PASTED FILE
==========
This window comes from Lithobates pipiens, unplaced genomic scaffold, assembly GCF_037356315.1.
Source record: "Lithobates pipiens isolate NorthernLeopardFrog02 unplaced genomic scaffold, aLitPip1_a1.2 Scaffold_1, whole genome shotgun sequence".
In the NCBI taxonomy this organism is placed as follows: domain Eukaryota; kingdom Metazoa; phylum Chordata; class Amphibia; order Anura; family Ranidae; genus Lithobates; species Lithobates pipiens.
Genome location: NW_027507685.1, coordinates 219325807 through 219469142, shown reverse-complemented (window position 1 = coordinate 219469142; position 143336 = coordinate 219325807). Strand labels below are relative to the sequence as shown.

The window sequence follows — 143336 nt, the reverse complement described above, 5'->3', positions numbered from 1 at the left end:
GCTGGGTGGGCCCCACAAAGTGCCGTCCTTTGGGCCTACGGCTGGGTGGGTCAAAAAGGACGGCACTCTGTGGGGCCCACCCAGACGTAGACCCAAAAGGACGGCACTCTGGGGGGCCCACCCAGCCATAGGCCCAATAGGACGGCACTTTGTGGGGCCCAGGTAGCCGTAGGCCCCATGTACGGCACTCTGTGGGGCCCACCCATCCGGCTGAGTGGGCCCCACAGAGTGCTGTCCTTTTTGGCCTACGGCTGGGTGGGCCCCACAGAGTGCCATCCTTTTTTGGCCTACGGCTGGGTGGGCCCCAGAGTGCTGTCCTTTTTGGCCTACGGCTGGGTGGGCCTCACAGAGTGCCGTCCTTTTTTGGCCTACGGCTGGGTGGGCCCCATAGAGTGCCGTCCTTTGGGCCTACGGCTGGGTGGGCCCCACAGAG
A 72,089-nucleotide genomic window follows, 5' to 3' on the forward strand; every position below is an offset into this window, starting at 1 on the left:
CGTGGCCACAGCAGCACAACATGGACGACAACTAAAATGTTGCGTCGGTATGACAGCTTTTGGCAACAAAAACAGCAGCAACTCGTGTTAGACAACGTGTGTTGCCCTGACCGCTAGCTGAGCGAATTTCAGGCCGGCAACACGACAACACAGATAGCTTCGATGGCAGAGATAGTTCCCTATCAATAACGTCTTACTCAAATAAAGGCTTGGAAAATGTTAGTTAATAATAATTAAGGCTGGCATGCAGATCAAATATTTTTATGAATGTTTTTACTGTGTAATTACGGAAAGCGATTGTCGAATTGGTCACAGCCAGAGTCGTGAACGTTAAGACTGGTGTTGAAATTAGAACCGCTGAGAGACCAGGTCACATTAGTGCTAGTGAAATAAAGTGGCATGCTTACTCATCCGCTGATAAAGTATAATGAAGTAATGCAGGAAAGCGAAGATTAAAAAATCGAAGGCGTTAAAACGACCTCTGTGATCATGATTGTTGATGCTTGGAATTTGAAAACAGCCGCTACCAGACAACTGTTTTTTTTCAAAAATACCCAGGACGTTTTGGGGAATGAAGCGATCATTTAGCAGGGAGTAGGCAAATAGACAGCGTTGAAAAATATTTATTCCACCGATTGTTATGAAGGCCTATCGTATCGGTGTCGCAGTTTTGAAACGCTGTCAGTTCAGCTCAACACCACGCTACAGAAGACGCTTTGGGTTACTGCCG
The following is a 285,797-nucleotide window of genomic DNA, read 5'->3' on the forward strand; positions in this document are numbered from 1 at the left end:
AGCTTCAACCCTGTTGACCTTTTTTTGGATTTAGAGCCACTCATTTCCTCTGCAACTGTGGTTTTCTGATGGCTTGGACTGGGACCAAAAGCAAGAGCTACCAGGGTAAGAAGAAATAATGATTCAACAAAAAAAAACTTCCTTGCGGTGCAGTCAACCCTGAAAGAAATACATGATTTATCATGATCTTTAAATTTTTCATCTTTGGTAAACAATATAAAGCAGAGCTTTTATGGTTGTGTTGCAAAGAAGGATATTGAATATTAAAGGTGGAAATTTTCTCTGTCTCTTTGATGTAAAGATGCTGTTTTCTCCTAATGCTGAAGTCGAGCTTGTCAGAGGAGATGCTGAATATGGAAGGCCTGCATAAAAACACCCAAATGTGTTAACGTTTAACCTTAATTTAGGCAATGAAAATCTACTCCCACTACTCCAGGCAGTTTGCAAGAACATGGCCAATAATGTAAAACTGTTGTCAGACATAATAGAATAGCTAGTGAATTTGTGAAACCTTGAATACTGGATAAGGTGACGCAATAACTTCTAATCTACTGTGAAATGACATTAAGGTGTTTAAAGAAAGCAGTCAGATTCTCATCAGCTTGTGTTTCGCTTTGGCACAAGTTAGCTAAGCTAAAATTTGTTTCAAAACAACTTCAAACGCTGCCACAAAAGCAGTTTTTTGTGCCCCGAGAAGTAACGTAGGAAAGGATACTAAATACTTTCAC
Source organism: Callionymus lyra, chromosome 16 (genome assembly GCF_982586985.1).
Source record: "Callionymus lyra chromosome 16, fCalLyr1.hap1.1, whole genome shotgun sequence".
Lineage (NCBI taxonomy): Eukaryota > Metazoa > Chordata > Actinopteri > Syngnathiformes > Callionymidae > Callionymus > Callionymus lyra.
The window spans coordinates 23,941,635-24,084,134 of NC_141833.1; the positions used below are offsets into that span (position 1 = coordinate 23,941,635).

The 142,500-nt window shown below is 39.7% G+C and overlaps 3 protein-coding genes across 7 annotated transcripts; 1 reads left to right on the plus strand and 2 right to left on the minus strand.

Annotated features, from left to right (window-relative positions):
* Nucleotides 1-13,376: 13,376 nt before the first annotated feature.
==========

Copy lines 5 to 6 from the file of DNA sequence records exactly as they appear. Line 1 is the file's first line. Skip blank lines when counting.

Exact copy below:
The window sequence follows — 143336 nt, the reverse complement described above, 5'->3', positions numbered from 1 at the left end:
GCTGGGTGGGCCCCACAAAGTGCCGTCCTTTGGGCCTACGGCTGGGTGGGTCAAAAAGGACGGCACTCTGTGGGGCCCACCCAGACGTAGACCCAAAAGGACGGCACTCTGGGGGGCCCACCCAGCCATAGGCCCAATAGGACGGCACTTTGTGGGGCCCAGGTAGCCGTAGGCCCCATGTACGGCACTCTGTGGGGCCCACCCATCCGGCTGAGTGGGCCCCACAGAGTGCTGTCCTTTTTGGCCTACGGCTGGGTGGGCCCCACAGAGTGCCATCCTTTTTTGGCCTACGGCTGGGTGGGCCCCAGAGTGCTGTCCTTTTTGGCCTACGGCTGGGTGGGCCTCACAGAGTGCCGTCCTTTTTTGGCCTACGGCTGGGTGGGCCCCATAGAGTGCCGTCCTTTGGGCCTACGGCTGGGTGGGCCCCACAGAG